Page 76

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Title
Page 76
Source
Colorado River problem
Is Part Of
http://digital.library.unlv.edu/u?/dig,8
Full text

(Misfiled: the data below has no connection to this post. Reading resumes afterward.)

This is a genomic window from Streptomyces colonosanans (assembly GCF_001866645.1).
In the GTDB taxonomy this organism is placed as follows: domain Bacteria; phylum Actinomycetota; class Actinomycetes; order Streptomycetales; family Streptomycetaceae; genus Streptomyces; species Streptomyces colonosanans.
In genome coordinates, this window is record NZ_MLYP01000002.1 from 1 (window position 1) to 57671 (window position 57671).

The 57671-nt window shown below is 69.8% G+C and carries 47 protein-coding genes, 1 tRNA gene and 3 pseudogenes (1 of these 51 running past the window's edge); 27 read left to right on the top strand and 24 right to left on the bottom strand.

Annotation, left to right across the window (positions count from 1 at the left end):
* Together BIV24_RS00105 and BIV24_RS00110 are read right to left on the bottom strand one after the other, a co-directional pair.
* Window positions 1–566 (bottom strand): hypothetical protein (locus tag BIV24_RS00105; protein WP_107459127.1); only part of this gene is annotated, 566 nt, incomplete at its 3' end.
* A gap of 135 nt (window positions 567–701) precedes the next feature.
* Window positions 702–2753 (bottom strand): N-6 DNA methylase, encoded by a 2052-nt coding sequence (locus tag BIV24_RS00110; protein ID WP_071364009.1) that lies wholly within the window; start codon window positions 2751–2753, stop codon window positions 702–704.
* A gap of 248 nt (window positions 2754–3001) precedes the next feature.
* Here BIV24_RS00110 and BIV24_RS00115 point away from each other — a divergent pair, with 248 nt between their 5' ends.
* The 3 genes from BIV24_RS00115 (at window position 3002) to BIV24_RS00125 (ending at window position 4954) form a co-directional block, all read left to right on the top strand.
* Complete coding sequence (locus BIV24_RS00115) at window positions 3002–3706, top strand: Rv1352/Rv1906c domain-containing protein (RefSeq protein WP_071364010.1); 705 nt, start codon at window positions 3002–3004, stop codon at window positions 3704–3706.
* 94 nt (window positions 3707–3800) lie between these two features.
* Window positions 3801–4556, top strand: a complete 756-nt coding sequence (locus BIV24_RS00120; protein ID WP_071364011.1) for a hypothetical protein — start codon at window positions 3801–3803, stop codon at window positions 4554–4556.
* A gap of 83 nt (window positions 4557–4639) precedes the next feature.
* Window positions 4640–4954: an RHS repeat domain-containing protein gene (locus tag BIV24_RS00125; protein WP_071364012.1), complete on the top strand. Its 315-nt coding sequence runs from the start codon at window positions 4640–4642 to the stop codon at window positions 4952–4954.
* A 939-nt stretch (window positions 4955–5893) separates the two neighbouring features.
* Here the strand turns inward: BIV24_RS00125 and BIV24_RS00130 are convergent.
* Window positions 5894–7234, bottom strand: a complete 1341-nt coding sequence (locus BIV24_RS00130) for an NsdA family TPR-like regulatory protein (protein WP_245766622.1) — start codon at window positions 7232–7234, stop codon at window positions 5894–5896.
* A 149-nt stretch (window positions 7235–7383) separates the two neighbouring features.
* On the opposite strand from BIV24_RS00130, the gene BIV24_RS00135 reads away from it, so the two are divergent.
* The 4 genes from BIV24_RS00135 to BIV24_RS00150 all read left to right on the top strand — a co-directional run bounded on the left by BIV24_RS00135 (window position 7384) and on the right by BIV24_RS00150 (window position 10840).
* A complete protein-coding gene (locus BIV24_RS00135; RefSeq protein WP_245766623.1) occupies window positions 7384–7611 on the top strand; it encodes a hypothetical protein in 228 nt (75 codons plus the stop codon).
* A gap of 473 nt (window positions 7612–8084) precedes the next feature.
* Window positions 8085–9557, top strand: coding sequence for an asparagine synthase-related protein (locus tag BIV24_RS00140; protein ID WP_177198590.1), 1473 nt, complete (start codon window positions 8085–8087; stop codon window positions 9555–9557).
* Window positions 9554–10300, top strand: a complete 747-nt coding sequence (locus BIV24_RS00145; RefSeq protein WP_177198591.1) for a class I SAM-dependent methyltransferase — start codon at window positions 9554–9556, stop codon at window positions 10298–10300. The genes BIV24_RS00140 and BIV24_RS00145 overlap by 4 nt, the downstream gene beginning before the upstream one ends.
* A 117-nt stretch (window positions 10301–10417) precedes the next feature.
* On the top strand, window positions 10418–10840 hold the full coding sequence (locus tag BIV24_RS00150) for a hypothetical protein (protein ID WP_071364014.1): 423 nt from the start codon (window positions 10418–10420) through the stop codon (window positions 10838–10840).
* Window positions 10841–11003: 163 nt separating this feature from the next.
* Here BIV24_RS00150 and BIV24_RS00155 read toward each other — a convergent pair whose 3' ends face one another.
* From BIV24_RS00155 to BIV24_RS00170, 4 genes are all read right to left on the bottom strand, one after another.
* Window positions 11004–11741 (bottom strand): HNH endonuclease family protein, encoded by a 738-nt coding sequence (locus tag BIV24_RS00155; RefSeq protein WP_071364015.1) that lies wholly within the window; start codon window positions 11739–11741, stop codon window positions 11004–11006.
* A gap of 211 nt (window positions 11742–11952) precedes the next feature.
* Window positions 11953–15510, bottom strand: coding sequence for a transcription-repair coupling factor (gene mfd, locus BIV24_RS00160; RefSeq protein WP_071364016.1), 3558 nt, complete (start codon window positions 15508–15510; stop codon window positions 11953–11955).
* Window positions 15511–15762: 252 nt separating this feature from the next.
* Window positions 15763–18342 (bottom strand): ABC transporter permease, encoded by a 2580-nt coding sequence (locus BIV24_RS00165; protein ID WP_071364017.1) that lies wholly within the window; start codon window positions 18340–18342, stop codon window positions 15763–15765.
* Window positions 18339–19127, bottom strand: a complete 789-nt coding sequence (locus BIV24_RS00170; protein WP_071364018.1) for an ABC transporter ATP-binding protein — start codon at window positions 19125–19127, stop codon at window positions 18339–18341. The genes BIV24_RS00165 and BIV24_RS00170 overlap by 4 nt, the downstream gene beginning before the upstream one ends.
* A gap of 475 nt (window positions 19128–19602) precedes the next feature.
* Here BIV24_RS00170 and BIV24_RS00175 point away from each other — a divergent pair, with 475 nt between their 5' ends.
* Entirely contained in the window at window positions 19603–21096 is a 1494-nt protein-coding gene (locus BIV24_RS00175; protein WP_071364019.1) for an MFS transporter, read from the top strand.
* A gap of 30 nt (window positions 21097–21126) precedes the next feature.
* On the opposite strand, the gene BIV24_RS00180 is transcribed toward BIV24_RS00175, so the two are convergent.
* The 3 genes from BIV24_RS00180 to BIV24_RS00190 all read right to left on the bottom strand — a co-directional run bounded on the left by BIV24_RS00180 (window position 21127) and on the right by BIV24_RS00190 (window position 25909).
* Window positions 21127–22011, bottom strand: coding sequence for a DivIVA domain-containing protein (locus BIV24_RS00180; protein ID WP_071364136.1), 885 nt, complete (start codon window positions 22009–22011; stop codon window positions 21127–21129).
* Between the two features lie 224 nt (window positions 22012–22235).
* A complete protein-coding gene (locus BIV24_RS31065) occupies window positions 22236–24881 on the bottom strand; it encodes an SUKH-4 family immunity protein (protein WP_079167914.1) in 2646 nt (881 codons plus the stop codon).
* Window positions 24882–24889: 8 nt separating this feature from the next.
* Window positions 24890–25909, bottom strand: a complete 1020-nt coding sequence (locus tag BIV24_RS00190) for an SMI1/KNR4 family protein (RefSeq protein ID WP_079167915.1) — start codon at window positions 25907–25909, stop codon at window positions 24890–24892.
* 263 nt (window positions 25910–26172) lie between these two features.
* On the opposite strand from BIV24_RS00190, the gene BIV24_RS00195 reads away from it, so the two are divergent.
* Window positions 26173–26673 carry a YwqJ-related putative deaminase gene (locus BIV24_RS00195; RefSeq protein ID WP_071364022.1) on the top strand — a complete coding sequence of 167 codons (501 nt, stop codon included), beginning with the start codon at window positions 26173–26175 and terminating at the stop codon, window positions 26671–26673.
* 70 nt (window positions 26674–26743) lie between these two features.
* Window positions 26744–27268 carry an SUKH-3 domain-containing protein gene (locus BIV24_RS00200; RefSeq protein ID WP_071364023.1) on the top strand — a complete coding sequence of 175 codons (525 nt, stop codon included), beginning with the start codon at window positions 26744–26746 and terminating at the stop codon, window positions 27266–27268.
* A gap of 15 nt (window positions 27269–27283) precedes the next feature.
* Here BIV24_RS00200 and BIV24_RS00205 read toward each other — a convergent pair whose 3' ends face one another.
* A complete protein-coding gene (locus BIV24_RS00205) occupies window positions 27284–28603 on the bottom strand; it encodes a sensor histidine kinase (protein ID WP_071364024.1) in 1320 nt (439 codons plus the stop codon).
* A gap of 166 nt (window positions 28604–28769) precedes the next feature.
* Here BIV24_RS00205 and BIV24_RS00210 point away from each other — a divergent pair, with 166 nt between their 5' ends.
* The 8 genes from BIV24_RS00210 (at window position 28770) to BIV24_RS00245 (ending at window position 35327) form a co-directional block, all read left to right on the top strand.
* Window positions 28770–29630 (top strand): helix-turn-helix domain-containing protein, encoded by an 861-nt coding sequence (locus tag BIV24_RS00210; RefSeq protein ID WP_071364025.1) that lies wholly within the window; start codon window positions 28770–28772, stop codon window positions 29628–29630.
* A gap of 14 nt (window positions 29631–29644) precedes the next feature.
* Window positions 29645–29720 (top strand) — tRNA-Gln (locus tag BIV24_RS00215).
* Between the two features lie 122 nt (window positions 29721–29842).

LA RUE ON THE COLORADO RIVER PROBLEM 381 8.—Any development on the river that will increase the low-water flow before such increase can be used in the United States, will enlarge the irrigated area in Mexico. 4.—If the Boulder Dam is built as planned, and 600,000 h.p. is developed at the dam, the low-water flow will be increased far in excess of the quantity that can be used for irrigation in the United States for many years to come. Long before this time, it will have been put to beneficial use on approximately 1,000,000 acres of land in Mexico. Although it is physically possible for this water to be diverted at a later date in the United States, it is not conceivable that this Government would dry up 1,000,000 acres of land in Mexico without first entering into negotiations with the Mexican Government. The time to deal with Mexico is before and not after its lands have been placed under irrigation, before and not after a large dam is built in this country, which will result in the irrigation of such a large acreage in Mexico. 5.—In the distant future it may be desirable to obtain from the Colorado River a domestic water supply for the Coast cities of Southern California. There is an excellent dam site in the Lower Grand Canyon which could be used as a point of diversion for a gravity system. Although a long tunnel would be required, such a system might be the most economical. The plan for a gravity system should not be rejected by engineers who never have seen the dam site. The plan now being advocated calls for a pump lift of 1,200 ft., which requires the use of 200,000 h.p. With the Boulder Dam Project preventing the development of 800,000 h.p. (according to the author), and the domestic water supply project forever dedicating 200,000 h.p. to pumping, it must be apparent that these plans should be carefully studied before any money is made available for construction purposes. 6.—There is urgent need for flood control, and this problem should be solved as quickly as possible. For more than a year the speaker has recommended that a thorough investigation be made of the Mohave flood-control reservoir site. As a result of his preliminary studies, he has reached the following conclusions regarding this site: (a) It is the lowest known site on the river where adequate storage capacity can be obtained for flood control. (b) It would surely form a unit of a comprehensive plan for the development of the whole river. (c) It would probably cost less than any other storage site of equal capacity on the river. (d) It would not destroy other valuable dam sites. The Boulder Dam, if built as planned, would destroy certain dam sites in the Lower Grand Canyon, and prevent the full development of the water resources of this section of the river. (e) For the same storage capacity, a dam in Mohave Canyon would have about one-tenth the volume of masonry of a dam in Boulder Canyon. (f) The Mohave Canyon site is accessible, being only 2 1/2 miles from the railroad.

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